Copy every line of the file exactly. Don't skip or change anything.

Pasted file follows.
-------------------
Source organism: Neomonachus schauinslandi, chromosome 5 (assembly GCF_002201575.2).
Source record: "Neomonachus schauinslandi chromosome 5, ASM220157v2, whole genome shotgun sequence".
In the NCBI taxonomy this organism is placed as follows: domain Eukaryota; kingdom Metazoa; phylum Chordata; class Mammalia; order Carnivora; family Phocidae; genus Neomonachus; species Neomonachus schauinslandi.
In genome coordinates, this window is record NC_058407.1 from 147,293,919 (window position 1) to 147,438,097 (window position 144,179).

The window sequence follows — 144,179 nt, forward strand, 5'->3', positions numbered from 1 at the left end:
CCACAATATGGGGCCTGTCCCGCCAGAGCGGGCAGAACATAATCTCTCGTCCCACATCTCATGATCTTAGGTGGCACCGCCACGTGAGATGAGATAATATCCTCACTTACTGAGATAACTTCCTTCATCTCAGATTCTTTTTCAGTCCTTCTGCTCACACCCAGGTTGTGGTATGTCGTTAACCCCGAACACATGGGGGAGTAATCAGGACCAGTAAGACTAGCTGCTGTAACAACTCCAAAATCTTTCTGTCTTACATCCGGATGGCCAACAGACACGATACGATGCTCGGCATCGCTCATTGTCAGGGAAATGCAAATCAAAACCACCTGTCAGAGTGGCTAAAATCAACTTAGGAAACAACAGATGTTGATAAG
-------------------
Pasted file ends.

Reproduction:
Source organism: Neomonachus schauinslandi, chromosome 5 (assembly GCF_002201575.2).
Source record: "Neomonachus schauinslandi chromosome 5, ASM220157v2, whole genome shotgun sequence".
In the NCBI taxonomy this organism is placed as follows: domain Eukaryota; kingdom Metazoa; phylum Chordata; class Mammalia; order Carnivora; family Phocidae; genus Neomonachus; species Neomonachus schauinslandi.
In genome coordinates, this window is record NC_058407.1 from 147,293,919 (window position 1) to 147,438,097 (window position 144,179).

The window sequence follows — 144,179 nt, forward strand, 5'->3', positions numbered from 1 at the left end:
CCACAATATGGGGCCTGTCCCGCCAGAGCGGGCAGAACATAATCTCTCGTCCCACATCTCATGATCTTAGGTGGCACCGCCACGTGAGATGAGATAATATCCTCACTTACTGAGATAACTTCCTTCATCTCAGATTCTTTTTCAGTCCTTCTGCTCACACCCAGGTTGTGGTATGTCGTTAACCCCGAACACATGGGGGAGTAATCAGGACCAGTAAGACTAGCTGCTGTAACAACTCCAAAATCTTTCTGTCTTACATCCGGATGGCCAACAGACACGATACGATGCTCGGCATCGCTCATTGTCAGGGAAATGCAAATCAAAACCACCTGTCAGAGTGGCTAAAATCAACTTAGGAAACAACAGATGTTGATAAG